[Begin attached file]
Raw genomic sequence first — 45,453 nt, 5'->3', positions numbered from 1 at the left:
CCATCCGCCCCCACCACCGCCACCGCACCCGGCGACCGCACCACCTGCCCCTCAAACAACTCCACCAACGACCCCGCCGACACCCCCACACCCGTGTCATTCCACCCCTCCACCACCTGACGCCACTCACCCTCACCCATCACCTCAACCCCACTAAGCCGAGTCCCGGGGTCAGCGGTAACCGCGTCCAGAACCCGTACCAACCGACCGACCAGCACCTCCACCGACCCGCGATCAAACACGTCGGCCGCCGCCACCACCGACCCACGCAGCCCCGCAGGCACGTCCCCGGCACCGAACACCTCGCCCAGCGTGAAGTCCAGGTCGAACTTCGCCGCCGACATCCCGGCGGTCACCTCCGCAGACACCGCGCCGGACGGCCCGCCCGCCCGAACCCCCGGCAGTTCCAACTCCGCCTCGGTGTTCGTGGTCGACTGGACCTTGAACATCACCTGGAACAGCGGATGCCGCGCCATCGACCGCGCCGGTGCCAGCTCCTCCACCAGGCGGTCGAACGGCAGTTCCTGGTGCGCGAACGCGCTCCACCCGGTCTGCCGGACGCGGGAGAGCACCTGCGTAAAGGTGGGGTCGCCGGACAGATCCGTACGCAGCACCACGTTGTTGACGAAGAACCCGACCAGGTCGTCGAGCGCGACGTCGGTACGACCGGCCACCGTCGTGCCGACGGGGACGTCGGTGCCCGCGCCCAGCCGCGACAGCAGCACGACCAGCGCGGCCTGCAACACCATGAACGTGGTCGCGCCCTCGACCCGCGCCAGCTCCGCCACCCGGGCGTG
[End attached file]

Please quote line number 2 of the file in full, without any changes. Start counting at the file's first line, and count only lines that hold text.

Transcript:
CCATCCGCCCCCACCACCGCCACCGCACCCGGCGACCGCACCACCTGCCCCTCAAACAACTCCACCAACGACCCCGCCGACACCCCCACACCCGTGTCATTCCACCCCTCCACCACCTGACGCCACTCACCCTCACCCATCACCTCAACCCCACTAAGCCGAGTCCCGGGGTCAGCGGTAACCGCGTCCAGAACCCGTACCAACCGACCGACCAGCACCTCCACCGACCCGCGATCAAACACGTCGGCCGCCGCCACCACCGACCCACGCAGCCCCGCAGGCACGTCCCCGGCACCGAACACCTCGCCCAGCGTGAAGTCCAGGTCGAACTTCGCCGCCGACATCCCGGCGGTCACCTCCGCAGACACCGCGCCGGACGGCCCGCCCGCCCGAACCCCCGGCAGTTCCAACTCCGCCTCGGTGTTCGTGGTCGACTGGACCTTGAACATCACCTGGAACAGCGGATGCCGCGCCATCGACCGCGCCGGTGCCAGCTCCTCCACCAGGCGGTCGAACGGCAGTTCCTGGTGCGCGAACGCGCTCCACCCGGTCTGCCGGACGCGGGAGAGCACCTGCGTAAAGGTGGGGTCGCCGGACAGATCCGTACGCAGCACCACGTTGTTGACGAAGAACCCGACCAGGTCGTCGAGCGCGACGTCGGTACGACCGGCCACCGTCGTGCCGACGGGGACGTCGGTGCCCGCGCCCAGCCGCGACAGCAGCACGACCAGCGCGGCCTGCAACACCATGAACGTGGTCGCGCCCTCGACCCGCGCCAGCTCCGCCACCCGGGCGTG